The government’s plan to increase the National Living Wage in April is now unlikely to go ahead because British firms will struggle to meet the costs in the wake of coronavirus.
Following the latest NLW increase on 1 April, a survey of more than 500 SME workers, who are paid the NLW, were asked how their roles had changed since the statutory measure was first introduced in April 2016.
The Autumn Budget, chancellor Philip Hammond expressed, went a long way in ensuring peace of mind, with his numerous announcements including an increase in the National Minimum Wage.
With a National Living Wage increase set to take place from April, chancellor Philip Hammond confirmed during the Spring Budget 2017 that the extra amount payable per staff member will be £500.
The National Living Wage rate changed in April 2017, or was it the National Minimum Wage? There’s confusion between the two, so here’s an explanation – with the Living Wage thrown in as an extra. Prepare to be bewildered.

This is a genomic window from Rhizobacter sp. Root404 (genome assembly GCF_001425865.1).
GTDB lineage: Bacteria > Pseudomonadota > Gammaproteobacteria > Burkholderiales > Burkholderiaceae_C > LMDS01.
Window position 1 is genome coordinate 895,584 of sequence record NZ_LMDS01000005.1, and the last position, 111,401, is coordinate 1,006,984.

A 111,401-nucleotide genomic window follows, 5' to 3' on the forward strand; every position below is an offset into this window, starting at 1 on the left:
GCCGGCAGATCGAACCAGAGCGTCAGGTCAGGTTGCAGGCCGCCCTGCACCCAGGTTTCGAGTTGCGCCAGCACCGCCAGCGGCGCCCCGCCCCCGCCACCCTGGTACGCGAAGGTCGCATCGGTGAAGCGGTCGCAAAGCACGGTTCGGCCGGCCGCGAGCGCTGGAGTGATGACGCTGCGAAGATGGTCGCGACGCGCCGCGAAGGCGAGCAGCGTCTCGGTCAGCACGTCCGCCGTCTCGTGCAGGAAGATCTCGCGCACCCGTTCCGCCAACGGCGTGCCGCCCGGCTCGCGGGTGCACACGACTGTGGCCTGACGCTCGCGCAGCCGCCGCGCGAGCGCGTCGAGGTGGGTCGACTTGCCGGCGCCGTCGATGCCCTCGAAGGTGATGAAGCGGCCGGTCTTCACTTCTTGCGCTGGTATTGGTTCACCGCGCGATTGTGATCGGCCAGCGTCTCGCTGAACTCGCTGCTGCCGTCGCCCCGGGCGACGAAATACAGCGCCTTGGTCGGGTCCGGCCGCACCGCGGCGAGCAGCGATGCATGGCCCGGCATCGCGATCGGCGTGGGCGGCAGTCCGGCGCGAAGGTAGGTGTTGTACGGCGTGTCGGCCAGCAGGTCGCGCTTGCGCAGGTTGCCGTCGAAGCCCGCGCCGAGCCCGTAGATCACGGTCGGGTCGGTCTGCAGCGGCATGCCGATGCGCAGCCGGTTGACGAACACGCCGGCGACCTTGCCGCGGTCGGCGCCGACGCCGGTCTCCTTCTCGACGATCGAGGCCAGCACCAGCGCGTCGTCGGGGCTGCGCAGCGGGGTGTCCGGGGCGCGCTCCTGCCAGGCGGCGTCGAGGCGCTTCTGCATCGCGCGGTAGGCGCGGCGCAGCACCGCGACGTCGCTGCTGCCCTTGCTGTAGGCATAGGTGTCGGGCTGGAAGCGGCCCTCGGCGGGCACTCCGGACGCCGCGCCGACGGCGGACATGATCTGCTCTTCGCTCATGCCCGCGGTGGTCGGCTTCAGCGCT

November has been a busy month, with the Autumn Statement proving a mixed bag for UK plc. In true SME Economic Corner fashion, we approached an executive from Barclays to gain more insight into what chancellor Philip Hammond’s promises mean for business.
The National Living Wage will increase from £7.20 to £7.50 from April next year, representing a pay rise of around £500 to a full-time worker.
Chancellor Philip Hammond has just given his first Budget address in the Autumn Statement 2016 speech, and here are the most important developments for business leaders.
From Living Wage stats to national business numbers, our October 2016 economic statistics roundup has everything in place for enterprise leaders.
We’re into the fourth quarter of the year, and the newest editions to the Real Business website is our September 2016 economic statistics feature.
The National Living Wage (NLW) has now been in place for just over three months. But welcome though the raising wage floor for over-24s may be, it constitutes a cost to employers, recent research suggested.
With the National Living Wage (NLW) still being met with reluctance, we asked eight small business leaders what they thought of the Living Wage – and why they embraced it.